The hormones do a remarkable job of reducing body hair and stopping male pattern hair loss. Find a doctor who specializes in CHT for transgender/transsexual persons, because doing this yourself or using a doctor with little or no experience is setting yourself up for failure. It can be done on your own, but that is contrary to what this whole journey is about in my opinion, which is to fully and completely experience the transition. Many TG/TS’s want to jump straight to the result and if that was the way it was meant to be then don’t you think that you would have been female from birth? I can hear all the opinions flying as I write this which is great, remember this is from my experience and if you desire a different experience then make it so.

Getting back to the transition, CHT is the next step and one that will produce awesome changes that most just love, if you do not love it then stop and talk to your therapist because you are likely not Transsexual. So let’s cover what to expect from CHT so that you are comfortable along the journey. The feminization effects for a MtoF are taken from “Endocrine Treatment of Transgender Persons” published by WPATH, the time frame is included:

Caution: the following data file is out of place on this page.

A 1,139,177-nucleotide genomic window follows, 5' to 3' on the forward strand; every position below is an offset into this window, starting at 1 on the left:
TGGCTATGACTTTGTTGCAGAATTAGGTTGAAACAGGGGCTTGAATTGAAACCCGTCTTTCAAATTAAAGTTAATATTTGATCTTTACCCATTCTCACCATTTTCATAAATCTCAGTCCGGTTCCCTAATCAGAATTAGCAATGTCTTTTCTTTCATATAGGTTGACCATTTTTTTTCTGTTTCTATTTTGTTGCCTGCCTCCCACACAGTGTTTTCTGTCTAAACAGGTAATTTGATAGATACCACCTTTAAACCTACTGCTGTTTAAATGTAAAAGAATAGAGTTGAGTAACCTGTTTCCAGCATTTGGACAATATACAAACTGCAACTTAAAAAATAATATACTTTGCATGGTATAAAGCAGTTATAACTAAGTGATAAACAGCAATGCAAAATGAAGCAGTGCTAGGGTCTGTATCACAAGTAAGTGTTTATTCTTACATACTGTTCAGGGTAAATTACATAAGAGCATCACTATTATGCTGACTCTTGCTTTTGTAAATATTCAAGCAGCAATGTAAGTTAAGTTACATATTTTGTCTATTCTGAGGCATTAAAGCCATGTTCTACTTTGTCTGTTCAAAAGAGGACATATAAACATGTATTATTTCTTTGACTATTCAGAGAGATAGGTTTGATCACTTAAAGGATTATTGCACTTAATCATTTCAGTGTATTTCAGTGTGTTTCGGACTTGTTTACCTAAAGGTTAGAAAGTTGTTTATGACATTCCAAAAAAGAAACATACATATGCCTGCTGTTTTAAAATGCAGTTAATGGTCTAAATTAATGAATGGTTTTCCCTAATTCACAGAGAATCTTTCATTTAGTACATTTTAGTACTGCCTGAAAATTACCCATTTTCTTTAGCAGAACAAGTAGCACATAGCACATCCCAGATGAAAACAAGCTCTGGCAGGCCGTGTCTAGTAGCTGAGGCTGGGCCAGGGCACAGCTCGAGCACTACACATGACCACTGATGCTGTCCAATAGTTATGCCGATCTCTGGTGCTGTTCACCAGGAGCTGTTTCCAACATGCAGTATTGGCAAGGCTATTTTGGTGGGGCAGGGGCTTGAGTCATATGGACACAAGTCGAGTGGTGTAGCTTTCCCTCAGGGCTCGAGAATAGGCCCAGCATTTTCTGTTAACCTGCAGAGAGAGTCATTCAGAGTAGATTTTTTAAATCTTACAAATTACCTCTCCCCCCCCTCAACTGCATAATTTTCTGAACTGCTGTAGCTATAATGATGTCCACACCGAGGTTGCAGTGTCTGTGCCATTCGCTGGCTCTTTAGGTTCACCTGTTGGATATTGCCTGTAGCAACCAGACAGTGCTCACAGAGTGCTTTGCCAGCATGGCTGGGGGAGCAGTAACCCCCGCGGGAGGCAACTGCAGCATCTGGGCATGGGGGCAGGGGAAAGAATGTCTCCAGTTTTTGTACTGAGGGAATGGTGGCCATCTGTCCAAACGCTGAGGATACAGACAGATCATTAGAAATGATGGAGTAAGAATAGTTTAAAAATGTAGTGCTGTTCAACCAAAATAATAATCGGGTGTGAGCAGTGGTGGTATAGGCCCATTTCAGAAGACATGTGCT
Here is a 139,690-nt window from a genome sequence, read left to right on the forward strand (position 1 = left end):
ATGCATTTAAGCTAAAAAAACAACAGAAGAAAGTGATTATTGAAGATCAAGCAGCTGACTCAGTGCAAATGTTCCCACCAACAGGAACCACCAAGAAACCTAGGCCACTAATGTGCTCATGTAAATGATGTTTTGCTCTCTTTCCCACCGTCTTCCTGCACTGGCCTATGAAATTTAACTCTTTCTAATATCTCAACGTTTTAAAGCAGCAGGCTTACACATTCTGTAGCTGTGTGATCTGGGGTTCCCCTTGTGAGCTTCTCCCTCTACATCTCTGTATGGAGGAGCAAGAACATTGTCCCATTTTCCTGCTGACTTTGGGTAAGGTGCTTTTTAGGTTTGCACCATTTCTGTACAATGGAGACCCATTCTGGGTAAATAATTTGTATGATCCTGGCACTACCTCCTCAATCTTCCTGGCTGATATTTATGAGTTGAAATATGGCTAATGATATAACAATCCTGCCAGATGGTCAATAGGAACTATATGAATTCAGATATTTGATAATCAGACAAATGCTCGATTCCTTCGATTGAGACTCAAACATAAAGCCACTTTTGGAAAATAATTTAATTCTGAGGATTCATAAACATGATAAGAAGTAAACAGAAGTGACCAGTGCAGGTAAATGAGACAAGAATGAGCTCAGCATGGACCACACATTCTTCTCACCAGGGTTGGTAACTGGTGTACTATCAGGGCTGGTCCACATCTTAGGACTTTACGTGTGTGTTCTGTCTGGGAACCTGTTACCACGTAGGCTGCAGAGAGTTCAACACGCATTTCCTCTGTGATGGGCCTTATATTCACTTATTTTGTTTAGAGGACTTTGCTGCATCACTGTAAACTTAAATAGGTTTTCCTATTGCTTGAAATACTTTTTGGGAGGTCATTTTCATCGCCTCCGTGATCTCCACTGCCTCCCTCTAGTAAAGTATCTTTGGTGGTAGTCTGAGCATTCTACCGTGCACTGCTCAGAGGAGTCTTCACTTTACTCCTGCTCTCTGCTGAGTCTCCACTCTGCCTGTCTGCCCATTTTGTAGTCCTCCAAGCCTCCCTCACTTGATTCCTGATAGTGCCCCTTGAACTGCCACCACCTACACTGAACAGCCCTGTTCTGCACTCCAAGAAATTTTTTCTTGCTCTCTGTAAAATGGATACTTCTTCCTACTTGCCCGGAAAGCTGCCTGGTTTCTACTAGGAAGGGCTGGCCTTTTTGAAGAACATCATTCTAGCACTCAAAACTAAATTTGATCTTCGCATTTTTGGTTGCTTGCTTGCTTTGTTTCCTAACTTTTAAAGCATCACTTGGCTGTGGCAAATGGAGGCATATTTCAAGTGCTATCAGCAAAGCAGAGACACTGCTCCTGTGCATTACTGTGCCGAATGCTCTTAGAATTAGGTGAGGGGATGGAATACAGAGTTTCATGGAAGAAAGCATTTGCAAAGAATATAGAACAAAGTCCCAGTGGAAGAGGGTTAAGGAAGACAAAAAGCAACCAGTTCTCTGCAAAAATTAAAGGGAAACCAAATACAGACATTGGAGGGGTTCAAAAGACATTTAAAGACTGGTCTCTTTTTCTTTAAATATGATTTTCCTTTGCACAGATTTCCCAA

Effect Onset Maximum effect
Redistribution of Body Fat 3-6 mos. 2-3 years max
Decrease Muscle mass and Strength 3-6 mos. 1-2 years max
Softening of Skin/Decreased Oiliness 3-6 mos. Unknown
Decreased Libido (sex drive) 1-3 mos. 3-6 mos. max
Decreased Spontaneous Erections 1-3 mos. 3-6 mos. max
Male Sexual Dysfunction Variable Variable
Breast Growth 3-6 mos. 2-3 years max
Decreased Testicular Volume 3-6 mos. 2-3 years max
Decreased Sperm Production Unknown > 3 years
Decreased Terminal Hair Growth 6-12 mos. > 3 years
Scalp Hair No re-growth ****
Voice Changes None ****


A few things to keep in mind; complete removal of male genital hair requires electrolysis and/or laser treatment, familial scalp hair loss may occur if estrogen therapy is stopped, and treatment by a speech pathologist for voice training is most effective for voice changes. Voice surgery exists and some have had success, while others have experienced disaster and lost their voice altogether. Proceed with great caution when concerned with voice altering surgery. It is recommended that you wait till all other surgeries you plan on having are done, because the intubation process used to put you to sleep can affect the voice surgery.